Quite an assignment I have: “Write about drug math conversationally. Keep it light. Don’t make it sound like a lecture.”
Light? Conversational? What was I thinking when I suggested that? How informally can I present such a dry, technical topic that many paramedics find scarier than breech births?
If you’re nervous about milligrams and kilograms, you’re not alone. Four studies published since 2000 portray paramedics’ drug math proficiency as frighteningly low.1,2 During one experiment in a simulated high-stress environment, “advanced paramedics” scored only 61% on a series of calculations.1 That’s the good news; less experienced medics averaged not quite 40%.
It gets worse. Only 3 of 47 paramedics from two U.S. sites were able to solve more than 7 of 10 drug problems correctly.2 The mean was 3 of 10. In North Carolina, 109 medics averaged 51% on a 10-question math test—with calculators and unlimited time.1 Researchers Kathryn Eastwood, Malcolm Boyle and Brett Williams speculated that “pressure” was a “major factor” in the above results. However, none of those studies involved actual patients. Practical exams are stressful, but more than real calls? I don’t think so.
I blame technology and our school systems for two generations of practitioners with mediocre math skills. I think we started to devalue manual number crunching in the early 1970s, as first calculators, then computers, made mental arithmetic—a major component of my primary education—seem as outdated as iceboxes. Most paramedics know that even high-tech devices don’t tell us how to frame drug math problems.
My job is to help you make sense of that process by beginning with a review of terminology, adding arithmetic, then focusing on the simplest ways I know to handle drug math in the field. What I won’t be doing is preaching gimmicks that work only for very small subsets of real-world problems. For example, I saw a trick for dopamine drips that reads something like, “Take your waist size, divide it by the number of minutes to defrost a strip steak, add 37 if the patient has red hair, etc.” What good are such shortcuts if you have to remember a different one for each med? I’d rather help you polish skills you can use for a variety of calculations.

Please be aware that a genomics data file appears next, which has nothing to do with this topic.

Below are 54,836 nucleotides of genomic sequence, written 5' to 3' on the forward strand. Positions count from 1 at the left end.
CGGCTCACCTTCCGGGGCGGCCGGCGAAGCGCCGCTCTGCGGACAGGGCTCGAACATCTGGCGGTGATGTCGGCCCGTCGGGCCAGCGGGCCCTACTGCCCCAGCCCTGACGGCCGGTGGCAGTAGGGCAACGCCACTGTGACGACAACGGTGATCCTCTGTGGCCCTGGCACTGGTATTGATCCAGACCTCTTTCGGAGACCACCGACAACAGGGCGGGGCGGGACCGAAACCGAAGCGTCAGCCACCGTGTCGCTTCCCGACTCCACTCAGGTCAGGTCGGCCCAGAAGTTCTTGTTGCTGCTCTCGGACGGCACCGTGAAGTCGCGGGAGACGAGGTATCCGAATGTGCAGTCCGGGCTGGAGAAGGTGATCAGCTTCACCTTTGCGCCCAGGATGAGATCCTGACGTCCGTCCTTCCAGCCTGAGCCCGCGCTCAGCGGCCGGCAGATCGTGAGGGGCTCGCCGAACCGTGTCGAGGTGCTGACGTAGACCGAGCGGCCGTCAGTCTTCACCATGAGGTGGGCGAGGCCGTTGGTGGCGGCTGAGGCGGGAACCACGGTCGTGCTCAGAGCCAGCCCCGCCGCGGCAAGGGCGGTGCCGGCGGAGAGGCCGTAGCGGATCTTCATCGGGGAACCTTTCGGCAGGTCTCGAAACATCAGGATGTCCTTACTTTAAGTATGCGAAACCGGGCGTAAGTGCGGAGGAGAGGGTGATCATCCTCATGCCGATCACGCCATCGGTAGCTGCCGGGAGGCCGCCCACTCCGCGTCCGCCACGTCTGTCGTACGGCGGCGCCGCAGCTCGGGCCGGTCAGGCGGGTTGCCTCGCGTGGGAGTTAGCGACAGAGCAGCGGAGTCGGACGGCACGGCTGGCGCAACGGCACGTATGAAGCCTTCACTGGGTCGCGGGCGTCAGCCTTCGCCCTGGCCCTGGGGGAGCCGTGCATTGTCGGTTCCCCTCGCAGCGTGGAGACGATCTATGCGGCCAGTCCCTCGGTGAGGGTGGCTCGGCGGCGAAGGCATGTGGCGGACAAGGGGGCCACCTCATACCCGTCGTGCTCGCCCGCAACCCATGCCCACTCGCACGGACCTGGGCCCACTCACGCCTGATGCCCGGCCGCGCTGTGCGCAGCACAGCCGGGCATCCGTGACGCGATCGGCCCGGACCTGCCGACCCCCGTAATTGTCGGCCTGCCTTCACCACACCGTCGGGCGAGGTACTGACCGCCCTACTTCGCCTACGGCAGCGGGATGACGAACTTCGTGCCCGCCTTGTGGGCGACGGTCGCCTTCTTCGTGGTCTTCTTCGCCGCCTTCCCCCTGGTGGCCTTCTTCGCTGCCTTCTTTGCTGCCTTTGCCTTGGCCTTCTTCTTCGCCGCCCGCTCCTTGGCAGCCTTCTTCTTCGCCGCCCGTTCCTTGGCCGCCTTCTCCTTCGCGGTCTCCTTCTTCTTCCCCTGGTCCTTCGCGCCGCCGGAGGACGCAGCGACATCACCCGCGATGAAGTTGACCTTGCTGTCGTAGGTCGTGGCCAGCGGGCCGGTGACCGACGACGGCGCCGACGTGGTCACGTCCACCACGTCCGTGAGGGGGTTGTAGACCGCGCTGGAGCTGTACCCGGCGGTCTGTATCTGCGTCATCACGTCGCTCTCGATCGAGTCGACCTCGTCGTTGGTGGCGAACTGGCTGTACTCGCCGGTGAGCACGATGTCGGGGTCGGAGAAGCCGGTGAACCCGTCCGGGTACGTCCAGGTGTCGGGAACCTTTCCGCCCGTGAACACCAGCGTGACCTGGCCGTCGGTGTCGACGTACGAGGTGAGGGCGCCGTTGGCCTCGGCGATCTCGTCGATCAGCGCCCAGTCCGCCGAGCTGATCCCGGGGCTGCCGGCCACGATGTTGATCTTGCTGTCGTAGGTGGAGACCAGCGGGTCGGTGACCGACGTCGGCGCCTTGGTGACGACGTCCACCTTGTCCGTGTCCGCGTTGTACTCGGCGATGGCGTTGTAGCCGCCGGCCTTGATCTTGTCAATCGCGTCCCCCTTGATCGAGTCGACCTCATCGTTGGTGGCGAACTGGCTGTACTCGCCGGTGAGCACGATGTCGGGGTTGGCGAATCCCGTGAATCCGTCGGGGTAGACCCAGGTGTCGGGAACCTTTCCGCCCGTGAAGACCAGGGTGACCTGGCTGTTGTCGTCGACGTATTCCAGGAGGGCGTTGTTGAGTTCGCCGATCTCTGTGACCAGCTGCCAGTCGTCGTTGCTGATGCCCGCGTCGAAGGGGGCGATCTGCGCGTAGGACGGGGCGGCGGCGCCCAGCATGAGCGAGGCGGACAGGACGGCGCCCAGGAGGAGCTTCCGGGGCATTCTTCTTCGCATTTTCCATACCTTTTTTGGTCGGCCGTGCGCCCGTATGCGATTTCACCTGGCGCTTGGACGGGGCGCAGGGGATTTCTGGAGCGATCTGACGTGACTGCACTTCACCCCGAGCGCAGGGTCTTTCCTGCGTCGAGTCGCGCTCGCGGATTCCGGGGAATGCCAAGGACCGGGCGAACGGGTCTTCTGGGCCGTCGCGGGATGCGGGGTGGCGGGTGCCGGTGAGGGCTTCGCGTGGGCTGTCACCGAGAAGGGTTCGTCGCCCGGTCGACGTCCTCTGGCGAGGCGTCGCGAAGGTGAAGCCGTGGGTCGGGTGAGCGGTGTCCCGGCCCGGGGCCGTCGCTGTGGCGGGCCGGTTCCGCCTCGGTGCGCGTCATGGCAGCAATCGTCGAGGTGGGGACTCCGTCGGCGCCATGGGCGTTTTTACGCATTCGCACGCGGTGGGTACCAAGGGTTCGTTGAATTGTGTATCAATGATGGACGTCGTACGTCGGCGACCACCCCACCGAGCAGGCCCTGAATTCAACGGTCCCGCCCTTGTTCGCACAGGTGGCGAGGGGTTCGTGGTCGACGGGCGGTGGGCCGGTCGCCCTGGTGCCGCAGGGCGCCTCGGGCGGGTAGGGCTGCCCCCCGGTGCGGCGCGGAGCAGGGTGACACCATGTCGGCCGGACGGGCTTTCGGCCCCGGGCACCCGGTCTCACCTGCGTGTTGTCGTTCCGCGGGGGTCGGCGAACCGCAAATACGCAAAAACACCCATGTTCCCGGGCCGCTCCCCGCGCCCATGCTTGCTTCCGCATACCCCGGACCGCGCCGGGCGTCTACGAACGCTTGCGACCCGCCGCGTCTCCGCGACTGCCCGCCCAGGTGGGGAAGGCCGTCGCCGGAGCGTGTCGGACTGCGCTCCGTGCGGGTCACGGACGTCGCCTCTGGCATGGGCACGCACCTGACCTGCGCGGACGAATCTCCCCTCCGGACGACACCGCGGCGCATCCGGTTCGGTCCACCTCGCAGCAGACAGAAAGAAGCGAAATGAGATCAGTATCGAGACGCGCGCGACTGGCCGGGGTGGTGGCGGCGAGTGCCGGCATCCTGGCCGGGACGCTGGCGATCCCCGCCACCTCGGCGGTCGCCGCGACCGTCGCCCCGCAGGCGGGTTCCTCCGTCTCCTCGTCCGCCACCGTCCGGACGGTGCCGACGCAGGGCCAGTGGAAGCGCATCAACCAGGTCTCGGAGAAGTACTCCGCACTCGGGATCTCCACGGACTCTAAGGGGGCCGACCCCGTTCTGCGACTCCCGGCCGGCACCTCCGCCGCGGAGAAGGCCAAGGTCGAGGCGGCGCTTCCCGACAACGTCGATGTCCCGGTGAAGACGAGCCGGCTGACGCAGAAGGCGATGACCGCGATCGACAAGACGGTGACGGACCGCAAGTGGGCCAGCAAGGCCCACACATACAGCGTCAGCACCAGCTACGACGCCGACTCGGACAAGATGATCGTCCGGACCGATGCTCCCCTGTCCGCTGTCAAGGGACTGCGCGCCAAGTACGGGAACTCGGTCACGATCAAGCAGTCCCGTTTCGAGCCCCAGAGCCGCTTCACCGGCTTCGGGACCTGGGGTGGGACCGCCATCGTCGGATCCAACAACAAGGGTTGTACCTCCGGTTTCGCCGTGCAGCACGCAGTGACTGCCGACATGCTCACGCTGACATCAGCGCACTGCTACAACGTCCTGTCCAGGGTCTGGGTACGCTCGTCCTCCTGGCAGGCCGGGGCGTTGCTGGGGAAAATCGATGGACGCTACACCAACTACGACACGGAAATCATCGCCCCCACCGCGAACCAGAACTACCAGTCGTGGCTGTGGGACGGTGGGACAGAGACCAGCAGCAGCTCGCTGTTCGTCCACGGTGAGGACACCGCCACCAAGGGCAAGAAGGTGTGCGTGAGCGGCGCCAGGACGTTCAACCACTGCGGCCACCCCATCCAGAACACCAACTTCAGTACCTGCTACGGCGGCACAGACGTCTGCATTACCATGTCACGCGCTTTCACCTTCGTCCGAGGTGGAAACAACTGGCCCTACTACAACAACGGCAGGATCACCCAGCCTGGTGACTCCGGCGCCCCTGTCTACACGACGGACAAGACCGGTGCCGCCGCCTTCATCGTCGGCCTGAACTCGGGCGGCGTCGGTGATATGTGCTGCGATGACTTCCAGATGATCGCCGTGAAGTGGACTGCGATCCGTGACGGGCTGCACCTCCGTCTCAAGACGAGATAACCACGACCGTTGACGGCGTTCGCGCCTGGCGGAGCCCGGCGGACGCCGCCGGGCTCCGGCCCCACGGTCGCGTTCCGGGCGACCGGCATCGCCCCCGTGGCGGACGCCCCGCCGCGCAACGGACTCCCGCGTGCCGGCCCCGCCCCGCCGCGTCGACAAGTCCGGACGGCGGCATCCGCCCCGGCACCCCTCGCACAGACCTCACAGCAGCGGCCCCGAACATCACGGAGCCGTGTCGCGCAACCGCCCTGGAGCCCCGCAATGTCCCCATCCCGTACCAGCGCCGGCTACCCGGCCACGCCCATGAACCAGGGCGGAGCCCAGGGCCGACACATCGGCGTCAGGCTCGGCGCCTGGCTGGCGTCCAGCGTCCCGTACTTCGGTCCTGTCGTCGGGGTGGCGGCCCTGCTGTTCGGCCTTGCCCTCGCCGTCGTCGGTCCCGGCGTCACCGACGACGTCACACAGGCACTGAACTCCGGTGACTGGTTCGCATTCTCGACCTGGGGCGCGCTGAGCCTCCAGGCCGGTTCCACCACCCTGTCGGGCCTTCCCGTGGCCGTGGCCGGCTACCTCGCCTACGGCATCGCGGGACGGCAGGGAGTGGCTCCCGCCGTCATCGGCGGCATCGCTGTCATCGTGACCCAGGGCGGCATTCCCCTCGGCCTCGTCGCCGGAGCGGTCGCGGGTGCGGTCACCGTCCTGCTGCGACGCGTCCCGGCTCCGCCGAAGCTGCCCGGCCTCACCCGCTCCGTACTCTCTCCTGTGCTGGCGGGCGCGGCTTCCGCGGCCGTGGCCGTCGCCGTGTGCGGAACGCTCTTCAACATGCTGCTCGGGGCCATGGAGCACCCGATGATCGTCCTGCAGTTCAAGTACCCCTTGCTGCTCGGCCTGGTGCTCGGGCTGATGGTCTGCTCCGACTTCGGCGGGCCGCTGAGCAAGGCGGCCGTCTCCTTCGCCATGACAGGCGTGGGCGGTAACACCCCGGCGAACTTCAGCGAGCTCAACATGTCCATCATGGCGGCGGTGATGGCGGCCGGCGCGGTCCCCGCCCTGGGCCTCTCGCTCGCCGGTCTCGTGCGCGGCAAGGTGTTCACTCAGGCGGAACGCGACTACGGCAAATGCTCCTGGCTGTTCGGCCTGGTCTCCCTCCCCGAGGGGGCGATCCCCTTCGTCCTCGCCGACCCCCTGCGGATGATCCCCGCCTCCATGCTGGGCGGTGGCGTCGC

Memo to the engineers and physicists among you (including you, Dad): I’m going to bend the definitions of some terms and compromise the precision of certain calculations to achieve a balance between simplicity and accuracy that I believe is acceptable when treating anyone except manikins. If it bothers you to see me call the kilogram a unit of weight instead of mass, please keep two things in mind: (1) I’m assuming all patients are treated on Earth, even if they weren’t born here, and (2) I still suffer post-traumatic stress from early-morning physics classes. If you send me e-mails quoting Newton or Einstein about anything more complicated than growing tomatoes, you might push me over the edge.
Let’s begin with some basics:
Weight is the amount of drug we’re giving. Forget about pounds and ounces; almost all doses are in metric units—grams, milligrams and micrograms. Kilograms are used, too—for patient weights. A kilogram equals a thousand grams, a gram is a thousand milligrams, and a milligram has a thousand micrograms—field-friendly multiples of 10 that make our “English” system of grains, ounces, pounds and tons seem primitive. You disagree? Okay, how many grains in an ounce? I’ll give you a hint: It’s not a round number.
The only conversion factor you might need between English and metric weights for drug math is 2.2 pounds per kilogram. Usually we start with the weight of our patient in pounds, then divide by 2.2 to get kilos. Since we’re often guessing people’s weights, and weight-related drug doses are estimates, also, we could drop the decimal point and just divide by two (except during exams!), which is the same as half the pounds. My approximate weight in kilograms is 150 lbs/2, or 75. (If I were cooking for myself, it would be 120 lbs/2.)